Russell L. Brand

@russelllbrand

Reflections On My Facebook Experiment

In 2017, I decided to try to understand the odd new world of social media. Previously I had ignored Facebook, Twitter, LinkedIn, Google+, and all that other than where it was needed as a way to log into something I cared about.

In the distant past, I had happily used large numbers of social chats systems, logging many thousands of hours and naively expected Facebook would be sort of the same. (It wasn’t.)

I had read about “echo chambers” / “information bubbles” and looked to avoid that for my experiment and so add thousands of strangers as friends on Facebook with a hope of understanding something about how people outside my circle see the world.

I received many requests to write up my “findings” and hence am doing so here.

My results are mainly qualitative rather than quantitative. While I am sure that incredible analytics exist for commercial users, I found pretty much nothing in that vein available & appropriate to me as a social non ad-buying users.

Pretty much everyone accepted my friend requests.

I believe that almost all the strangers accepted my invites. Less than 10 individuals out of a few thousand asked why I was adding them. I don’t have good numbers on how many silently declined my invitations, but I think that number is very small.

Almost all messenger conversations would have been worth avoiding.

Of the hundreds and hundreds of people who started conversations with me on Facebook/Messenger who hadn’t first talked to me in a thread and didn’t have a substantive question in their first line, I only count two as time marginally spent well. This surprised me. In my older experience with chat system, almost every conversation I had was time I thought well spent.

I started by reposting things that I agreed with, found interesting or found funny. In that first category many were careless with the facts and almost every objection I received to something I posted was a valid objection.

It surprised people when I posted retractions and sent thank you notes.

I took the Pro-Truth Pledge and asked a lot of people about things that they had posted that seemed untrue. Almost no-one cared that what they were posting was untrue. Publically supporting their affinity group was more important to them.

I uniformly failed when explaining that when truth is firmly on our side that we should retain truth was our ally.

I tried to read each and every follow up to everything I posted. The tools weren’t great for this. Actually they sucked rocks. I tried to curate / moderate the threads I started often telling people that we can make each other smarter (and that what they doing wasn’t helping with that.) Out of many hundreds of threads I started, I found only one political bot entering one of my threads, had about 5 advertising spammers and one person making death threats to me (for my stating simple facts that violated his political worldviews.)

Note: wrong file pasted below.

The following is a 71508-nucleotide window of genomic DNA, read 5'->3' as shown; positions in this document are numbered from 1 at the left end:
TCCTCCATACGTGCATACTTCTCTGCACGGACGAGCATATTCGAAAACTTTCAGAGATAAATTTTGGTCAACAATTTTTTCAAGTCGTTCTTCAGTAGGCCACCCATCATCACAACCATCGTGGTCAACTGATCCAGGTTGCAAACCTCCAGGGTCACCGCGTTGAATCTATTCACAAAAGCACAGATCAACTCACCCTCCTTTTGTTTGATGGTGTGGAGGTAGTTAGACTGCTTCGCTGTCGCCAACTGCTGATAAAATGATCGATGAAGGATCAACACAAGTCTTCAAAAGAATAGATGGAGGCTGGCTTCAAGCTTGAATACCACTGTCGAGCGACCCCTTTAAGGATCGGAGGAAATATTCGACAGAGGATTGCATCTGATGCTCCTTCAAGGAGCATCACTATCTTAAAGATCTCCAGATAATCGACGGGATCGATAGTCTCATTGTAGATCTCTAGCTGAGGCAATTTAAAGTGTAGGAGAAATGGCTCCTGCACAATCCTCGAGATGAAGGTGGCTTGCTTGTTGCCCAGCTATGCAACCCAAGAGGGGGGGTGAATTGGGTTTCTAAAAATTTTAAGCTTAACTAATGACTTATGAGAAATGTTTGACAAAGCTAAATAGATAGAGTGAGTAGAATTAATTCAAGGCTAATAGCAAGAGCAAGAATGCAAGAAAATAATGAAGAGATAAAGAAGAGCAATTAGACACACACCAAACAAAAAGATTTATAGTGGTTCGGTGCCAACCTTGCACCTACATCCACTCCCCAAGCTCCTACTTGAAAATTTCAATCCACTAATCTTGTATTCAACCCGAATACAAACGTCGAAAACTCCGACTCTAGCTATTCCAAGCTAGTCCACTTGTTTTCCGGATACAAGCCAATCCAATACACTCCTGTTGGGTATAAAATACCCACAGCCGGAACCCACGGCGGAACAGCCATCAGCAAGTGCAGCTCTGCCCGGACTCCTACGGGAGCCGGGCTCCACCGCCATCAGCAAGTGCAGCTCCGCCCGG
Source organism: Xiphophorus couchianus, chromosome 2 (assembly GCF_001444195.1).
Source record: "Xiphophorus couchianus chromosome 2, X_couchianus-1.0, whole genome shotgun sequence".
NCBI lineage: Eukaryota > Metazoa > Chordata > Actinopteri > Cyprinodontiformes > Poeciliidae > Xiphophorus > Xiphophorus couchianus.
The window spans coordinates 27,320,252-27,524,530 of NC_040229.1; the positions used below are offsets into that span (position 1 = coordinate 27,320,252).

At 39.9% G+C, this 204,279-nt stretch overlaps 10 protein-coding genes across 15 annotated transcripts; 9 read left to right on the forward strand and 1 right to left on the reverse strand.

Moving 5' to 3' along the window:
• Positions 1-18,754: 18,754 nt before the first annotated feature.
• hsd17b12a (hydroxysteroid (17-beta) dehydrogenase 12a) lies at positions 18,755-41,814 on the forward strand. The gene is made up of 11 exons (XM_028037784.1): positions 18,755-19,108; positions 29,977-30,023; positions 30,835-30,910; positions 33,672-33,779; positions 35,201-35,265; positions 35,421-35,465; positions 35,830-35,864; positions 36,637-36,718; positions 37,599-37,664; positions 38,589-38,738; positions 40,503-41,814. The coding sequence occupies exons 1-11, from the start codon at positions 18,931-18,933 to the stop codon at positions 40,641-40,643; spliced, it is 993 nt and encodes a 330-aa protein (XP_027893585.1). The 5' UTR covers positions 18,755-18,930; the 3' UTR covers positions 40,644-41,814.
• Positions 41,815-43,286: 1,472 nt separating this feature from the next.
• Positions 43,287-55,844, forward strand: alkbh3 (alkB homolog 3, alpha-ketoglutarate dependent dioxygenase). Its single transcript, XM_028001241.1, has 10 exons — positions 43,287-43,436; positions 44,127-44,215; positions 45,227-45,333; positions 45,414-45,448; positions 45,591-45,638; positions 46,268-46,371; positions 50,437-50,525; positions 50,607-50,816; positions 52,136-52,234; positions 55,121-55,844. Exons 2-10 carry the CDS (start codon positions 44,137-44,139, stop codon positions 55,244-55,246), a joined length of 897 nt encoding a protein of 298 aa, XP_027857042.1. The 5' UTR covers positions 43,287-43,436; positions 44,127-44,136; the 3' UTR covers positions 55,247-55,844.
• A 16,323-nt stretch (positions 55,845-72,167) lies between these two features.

I tried to turn all questions into real inquiries. Almost no-one took me up on this. The best examples of this are related to religion.

In one case, a Militant Atheist had posted (seemingly with ill will) in one o my threads that no Atheist would ever become religious. I asked to talk one on one with lifelong Atheists who had become religious. Those were interesting conversations. I got accused wrongly accused of asserting that all Atheists had death bed conversions. Nothing I had said anywhere had ever in anyway touched on that question and people were attacking me and defending me over my purported statements anyway.

In another case, I had posted a meme about Christianity be indistinguishable from literal magic. When people harshly told me this was untrue, I asked them privately (and the world publicly) about the distinctions between them. I wrote up a google doc explaining how I had wrongly believed them to be indistinguishable and asked people to fill in the list of differences. No one ever came up with a proposed difference. The conversation on this everywhere other than Facebook was interesting. On Facebook it wasn’t. People one side loudly proclaimed that there were important differences but couldn’t list any. People on the other side said taunting unkind things.

In each and every case where I suggested that we gather the source materials and read them together, the person just ghosted.

Facebook is perhaps the worst possible place in known space for the quest for truth.

I often found the same mis-truth in a dozen different threads. They threads don’t coalesce in anyway. When someone finds the refutation in one place, even if that audience is convinced, the information doesn’t propagate to the other threads.

I’m concluding strangers on Facebook experiment. My current thought is to narrow my posting to mainly Amy Siskind’s Authoritarian Watch, The Borowitz Report, links to my own writing and those rare special things.

Time to design our next experiment. My thanks to all who participated in this one.

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